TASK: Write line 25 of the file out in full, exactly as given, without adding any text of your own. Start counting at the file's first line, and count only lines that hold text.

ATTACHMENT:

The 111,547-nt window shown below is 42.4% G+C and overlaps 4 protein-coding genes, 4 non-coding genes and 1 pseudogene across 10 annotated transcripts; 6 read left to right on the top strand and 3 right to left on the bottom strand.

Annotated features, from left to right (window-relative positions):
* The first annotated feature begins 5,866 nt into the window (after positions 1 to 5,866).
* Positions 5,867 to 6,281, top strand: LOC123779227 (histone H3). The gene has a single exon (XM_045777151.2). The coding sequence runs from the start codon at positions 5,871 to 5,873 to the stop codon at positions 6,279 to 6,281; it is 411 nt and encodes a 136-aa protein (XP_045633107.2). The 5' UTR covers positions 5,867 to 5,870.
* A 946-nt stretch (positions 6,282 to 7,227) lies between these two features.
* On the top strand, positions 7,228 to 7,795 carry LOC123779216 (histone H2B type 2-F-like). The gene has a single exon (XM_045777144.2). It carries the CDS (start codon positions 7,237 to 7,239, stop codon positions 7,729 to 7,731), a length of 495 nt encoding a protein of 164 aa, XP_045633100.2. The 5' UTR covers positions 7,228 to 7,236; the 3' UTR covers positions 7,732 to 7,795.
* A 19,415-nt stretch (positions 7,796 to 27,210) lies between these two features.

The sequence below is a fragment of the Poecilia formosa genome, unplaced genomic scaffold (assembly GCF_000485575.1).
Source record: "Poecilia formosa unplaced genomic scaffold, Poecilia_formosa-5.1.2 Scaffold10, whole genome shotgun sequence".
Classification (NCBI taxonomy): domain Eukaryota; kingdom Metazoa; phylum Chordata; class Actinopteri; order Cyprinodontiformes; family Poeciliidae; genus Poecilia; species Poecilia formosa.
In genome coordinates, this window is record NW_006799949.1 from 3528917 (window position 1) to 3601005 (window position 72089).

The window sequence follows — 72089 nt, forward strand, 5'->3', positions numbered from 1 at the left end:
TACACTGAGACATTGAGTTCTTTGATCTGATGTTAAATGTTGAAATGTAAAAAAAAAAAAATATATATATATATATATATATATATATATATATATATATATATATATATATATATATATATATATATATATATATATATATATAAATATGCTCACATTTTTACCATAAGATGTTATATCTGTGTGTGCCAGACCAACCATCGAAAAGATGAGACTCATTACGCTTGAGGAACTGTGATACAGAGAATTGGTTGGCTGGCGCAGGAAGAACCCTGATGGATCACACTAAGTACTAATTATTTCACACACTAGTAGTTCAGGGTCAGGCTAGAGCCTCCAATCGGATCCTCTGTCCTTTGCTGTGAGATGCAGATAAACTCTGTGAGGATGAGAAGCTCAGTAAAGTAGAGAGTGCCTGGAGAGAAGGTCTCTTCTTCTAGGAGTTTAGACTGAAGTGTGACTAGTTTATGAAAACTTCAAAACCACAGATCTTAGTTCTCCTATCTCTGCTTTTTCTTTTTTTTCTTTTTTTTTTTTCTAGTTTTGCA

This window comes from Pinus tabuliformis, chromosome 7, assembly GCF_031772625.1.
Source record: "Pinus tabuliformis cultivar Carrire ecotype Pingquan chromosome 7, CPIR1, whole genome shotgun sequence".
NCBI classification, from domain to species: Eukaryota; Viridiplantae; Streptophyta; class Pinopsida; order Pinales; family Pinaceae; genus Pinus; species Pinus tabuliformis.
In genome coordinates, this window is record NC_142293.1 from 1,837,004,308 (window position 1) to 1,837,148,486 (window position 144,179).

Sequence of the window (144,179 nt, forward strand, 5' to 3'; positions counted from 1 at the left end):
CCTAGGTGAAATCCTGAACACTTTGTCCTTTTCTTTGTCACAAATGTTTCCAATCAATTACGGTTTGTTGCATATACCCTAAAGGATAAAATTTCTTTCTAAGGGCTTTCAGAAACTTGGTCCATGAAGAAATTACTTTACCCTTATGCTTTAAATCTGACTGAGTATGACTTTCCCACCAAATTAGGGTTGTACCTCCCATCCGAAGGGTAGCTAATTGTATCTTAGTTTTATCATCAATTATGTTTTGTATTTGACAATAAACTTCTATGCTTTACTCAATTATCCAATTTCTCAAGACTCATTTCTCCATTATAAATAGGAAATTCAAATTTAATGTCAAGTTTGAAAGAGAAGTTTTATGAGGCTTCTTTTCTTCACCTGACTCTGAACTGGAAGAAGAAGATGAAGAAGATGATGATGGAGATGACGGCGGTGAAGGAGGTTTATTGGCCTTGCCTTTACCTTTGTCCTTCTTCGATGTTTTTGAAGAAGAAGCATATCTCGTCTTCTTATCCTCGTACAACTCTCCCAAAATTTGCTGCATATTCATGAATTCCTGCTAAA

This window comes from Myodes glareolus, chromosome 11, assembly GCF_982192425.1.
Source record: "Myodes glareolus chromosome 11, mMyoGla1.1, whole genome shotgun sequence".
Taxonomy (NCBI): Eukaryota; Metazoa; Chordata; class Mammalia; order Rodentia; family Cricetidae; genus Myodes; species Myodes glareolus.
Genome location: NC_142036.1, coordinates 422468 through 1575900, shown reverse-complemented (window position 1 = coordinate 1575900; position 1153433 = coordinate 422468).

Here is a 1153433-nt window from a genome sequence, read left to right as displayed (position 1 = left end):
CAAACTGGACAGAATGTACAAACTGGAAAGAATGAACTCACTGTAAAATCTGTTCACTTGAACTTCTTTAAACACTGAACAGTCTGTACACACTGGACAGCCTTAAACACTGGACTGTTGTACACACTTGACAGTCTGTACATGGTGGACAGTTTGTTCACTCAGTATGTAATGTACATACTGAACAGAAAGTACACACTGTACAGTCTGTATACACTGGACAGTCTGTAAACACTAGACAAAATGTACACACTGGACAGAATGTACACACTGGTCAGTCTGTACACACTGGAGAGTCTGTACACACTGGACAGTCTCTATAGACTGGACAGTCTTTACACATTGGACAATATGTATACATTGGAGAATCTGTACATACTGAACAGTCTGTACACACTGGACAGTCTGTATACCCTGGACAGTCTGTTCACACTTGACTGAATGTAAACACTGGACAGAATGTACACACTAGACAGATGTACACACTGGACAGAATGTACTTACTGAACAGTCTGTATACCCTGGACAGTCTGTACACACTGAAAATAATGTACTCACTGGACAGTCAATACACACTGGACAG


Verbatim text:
CAAACTGGACAGAATGTACAAACTGGAAAGAATGAACTCACTGTAAAATCTGTTCACTTGAACTTCTTTAAACACTGAACAGTCTGTACACACTGGACAGCCTTAAACACTGGACTGTTGTACACACTTGACAGTCTGTACATGGTGGACAGTTTGTTCACTCAGTATGTAATGTACATACTGAACAGAAAGTACACACTGTACAGTCTGTATACACTGGACAGTCTGTAAACACTAGACAAAATGTACACACTGGACAGAATGTACACACTGGTCAGTCTGTACACACTGGAGAGTCTGTACACACTGGACAGTCTCTATAGACTGGACAGTCTTTACACATTGGACAATATGTATACATTGGAGAATCTGTACATACTGAACAGTCTGTACACACTGGACAGTCTGTATACCCTGGACAGTCTGTTCACACTTGACTGAATGTAAACACTGGACAGAATGTACACACTAGACAGATGTACACACTGGACAGAATGTACTTACTGAACAGTCTGTATACCCTGGACAGTCTGTACACACTGAAAATAATGTACTCACTGGACAGTCAATACACACTGGACAG